Tips for setting up a retirement plan in the U.S.

retirement home
Saving for retirement is often the number one financial goal for many people. Yet statistics consistently show that most individuals and married couples are not well prepared for their golden years.

According to the U.S. Government Accountability Office (GAO), nearly one-third of American households age 55 and older do not have a retirement savings account or a defined benefit plan, such as a pension to support spending during retirement. Those that do have retirement savings may find they are woefully inadequate. The median amount of those savings was about $104,000 for households age 55-64 and $148,000 for households age 65-74, according to a 2015 GAO Report.

Savvy investors are not only building wealth and saving for retirement, but they also are working with advisors to set up a comprehensive plan for retirement that factors in important variables such as income, expenses and lifestyle.

How much is enough? This is one of the most common questions in retirement planning. A common number often suggested as a financial planning target for the average investor is $1 million. The reality is that there is no single correct answer. The answer for some might be $5 million, $10 million or higher. The amount necessary to comfortably support retirement can vary widely depending on an individual or married couple’s lifestyle, as well as an analysis of income generated from an investment portfolio related to spending and expenses that could be incurred during retirement.

Set a retirement date

There is no required age for retirement. Some individuals might choose to retire at 50, while others work into their 70s and beyond. However, the target date and the age an individual is at retirement plays a key role in financial planning. For most people, taking an “early” retirement means living longer with no or reduced income, which will require more savings to support retirement.  

Age also plays an important role in how to structure investment vehicles. For example, the IRS allows penalty-free withdrawals from retirement accounts, such as a 401(k) or IRA, after age 59 ½ and requires withdrawals or minimum distributions after age 70 ½. So while setting up dedicated retirement accounts comes with the benefits of tax savings, it also is wise to have non-retirement accounts that provide liquidity and flexibility to support spending for those who chose to take an early or partial retirement. U.S. citizens also are eligible to start receiving any accrued social security benefits as early as age 62 or as late as age 70.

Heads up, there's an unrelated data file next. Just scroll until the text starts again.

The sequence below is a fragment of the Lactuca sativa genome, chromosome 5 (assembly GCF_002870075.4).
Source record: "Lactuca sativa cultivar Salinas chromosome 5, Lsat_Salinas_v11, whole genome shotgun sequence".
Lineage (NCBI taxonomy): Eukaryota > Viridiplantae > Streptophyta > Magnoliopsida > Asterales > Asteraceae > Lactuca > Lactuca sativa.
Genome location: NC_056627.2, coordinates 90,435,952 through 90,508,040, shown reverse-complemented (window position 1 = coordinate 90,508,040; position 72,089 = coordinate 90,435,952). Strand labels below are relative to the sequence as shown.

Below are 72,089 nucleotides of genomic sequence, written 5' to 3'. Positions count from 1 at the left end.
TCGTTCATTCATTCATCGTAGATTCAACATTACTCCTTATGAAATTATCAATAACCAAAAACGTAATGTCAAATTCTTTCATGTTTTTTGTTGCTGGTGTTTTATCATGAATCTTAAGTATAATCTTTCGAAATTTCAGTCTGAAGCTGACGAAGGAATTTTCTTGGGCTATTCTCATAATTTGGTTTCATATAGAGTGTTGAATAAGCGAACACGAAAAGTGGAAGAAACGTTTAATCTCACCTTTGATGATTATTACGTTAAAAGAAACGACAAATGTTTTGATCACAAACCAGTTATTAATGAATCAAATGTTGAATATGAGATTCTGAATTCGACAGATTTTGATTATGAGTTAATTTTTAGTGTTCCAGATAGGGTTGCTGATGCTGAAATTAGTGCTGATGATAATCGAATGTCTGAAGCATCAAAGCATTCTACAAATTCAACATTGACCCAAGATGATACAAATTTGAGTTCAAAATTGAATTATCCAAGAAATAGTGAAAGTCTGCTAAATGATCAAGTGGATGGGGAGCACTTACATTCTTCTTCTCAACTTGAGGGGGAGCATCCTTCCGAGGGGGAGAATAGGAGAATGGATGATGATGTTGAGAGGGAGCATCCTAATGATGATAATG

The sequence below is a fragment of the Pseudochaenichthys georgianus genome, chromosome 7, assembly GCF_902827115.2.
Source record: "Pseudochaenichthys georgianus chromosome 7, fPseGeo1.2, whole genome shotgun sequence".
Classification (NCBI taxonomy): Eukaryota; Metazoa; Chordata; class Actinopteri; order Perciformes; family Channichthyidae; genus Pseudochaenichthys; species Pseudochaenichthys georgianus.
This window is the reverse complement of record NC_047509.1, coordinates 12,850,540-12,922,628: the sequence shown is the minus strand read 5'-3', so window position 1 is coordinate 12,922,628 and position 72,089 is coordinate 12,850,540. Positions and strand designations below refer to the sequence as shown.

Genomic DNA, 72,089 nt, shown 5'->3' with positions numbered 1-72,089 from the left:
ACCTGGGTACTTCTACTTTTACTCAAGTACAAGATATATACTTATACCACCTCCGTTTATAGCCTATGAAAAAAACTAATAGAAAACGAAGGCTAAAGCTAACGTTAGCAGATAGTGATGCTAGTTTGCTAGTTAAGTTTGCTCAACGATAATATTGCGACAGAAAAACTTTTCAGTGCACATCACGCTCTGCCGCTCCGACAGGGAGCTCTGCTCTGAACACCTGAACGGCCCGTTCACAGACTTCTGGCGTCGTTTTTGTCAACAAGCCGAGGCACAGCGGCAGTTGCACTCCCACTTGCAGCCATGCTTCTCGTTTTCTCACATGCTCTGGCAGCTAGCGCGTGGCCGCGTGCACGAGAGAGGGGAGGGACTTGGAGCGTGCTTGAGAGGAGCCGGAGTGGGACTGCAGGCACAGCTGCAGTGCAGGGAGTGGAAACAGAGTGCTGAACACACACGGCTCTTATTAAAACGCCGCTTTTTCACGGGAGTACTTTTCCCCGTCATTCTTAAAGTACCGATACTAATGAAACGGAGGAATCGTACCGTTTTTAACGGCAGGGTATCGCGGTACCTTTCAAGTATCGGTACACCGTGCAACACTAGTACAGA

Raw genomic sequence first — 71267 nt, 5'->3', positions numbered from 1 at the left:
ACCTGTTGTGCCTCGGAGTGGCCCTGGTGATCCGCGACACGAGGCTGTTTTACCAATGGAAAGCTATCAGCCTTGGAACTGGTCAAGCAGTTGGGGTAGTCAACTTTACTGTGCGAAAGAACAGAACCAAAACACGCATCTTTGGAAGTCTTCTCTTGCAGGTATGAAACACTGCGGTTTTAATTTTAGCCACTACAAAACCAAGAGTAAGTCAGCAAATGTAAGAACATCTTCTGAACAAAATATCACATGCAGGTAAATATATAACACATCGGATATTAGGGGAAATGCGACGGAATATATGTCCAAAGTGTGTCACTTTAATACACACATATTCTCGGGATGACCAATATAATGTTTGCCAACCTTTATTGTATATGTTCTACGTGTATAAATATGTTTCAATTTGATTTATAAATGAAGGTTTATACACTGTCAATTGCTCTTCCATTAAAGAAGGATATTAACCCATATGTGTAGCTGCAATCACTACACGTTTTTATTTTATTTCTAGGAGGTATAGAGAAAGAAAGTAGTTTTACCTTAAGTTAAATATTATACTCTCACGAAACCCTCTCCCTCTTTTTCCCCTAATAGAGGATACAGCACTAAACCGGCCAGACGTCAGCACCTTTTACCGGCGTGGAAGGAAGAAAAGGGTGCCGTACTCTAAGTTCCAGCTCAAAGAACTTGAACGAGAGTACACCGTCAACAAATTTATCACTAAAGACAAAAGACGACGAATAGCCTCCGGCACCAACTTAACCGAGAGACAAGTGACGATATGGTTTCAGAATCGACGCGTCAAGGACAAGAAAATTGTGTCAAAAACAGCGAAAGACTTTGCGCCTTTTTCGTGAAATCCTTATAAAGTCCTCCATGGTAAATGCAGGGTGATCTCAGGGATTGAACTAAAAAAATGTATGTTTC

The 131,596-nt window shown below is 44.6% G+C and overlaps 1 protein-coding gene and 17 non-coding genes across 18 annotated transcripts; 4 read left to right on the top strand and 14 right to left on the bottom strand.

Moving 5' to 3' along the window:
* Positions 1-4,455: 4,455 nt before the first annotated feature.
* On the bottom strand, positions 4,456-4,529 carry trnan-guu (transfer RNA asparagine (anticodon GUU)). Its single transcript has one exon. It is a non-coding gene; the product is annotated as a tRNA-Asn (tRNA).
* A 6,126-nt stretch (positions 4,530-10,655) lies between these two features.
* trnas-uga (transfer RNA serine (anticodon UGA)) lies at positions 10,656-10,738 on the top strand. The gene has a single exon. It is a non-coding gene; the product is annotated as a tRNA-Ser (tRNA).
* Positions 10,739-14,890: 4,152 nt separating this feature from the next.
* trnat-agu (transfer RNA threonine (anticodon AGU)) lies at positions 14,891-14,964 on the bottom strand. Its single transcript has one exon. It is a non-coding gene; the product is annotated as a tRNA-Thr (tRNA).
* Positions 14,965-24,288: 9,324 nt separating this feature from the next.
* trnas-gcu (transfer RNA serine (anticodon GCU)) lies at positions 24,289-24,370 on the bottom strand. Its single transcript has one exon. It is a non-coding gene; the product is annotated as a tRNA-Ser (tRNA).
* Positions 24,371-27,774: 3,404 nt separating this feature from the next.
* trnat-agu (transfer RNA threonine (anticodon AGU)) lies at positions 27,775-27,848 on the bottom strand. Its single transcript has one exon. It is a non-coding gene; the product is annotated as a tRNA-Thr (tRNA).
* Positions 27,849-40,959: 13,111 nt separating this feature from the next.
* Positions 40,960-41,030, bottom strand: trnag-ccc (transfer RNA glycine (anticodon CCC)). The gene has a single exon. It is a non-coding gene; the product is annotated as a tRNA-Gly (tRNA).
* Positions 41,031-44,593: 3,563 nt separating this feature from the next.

The estimated time an individual has until the retirement target date is an important factor when planning an investment strategy. An individual in their 30s with more time ahead before retirement may adopt a very different investing strategy versus some in their 50s who has a shorter time frame to build and preserve wealth.

Understand your expenses

One of the basic principles for any financial strategy is not just building wealth for retirement, but also looking at wealth and income in relation to spending habits and expenses. Individuals and married couples should take a realistic view of expenses necessary to support their desired lifestyle. Oftentimes, retirement can mean a change in lifestyle that impacts spending, such as more time spent on leisure travel.

In addition, deciding where to spend retirement years can impact financial planning if retirees decide to continue to live in a high cost of living state, such as New York, or relocate to a lower cost state, such as Florida or South Carolina. So, it is important to take future lifestyle into account when planning for retirement spending. Retirement budgets also needs to account for rising costs associated with expenses such as healthcare, long-term care insurance and cost of living.

Ultimately, retirement planning is about building wealth and creating financial security that can be sustained throughout the retirement years. Those plans need to take into account an individual’s financial goals and objectives, as well as risk tolerance that influences investment strategy. Likewise, it is important to periodically review and update plans as goals and risk tolerance may change over time. As with any investment and financial planning strategy, it is important for investors to conduct careful due diligence and work with a trusted advisor.

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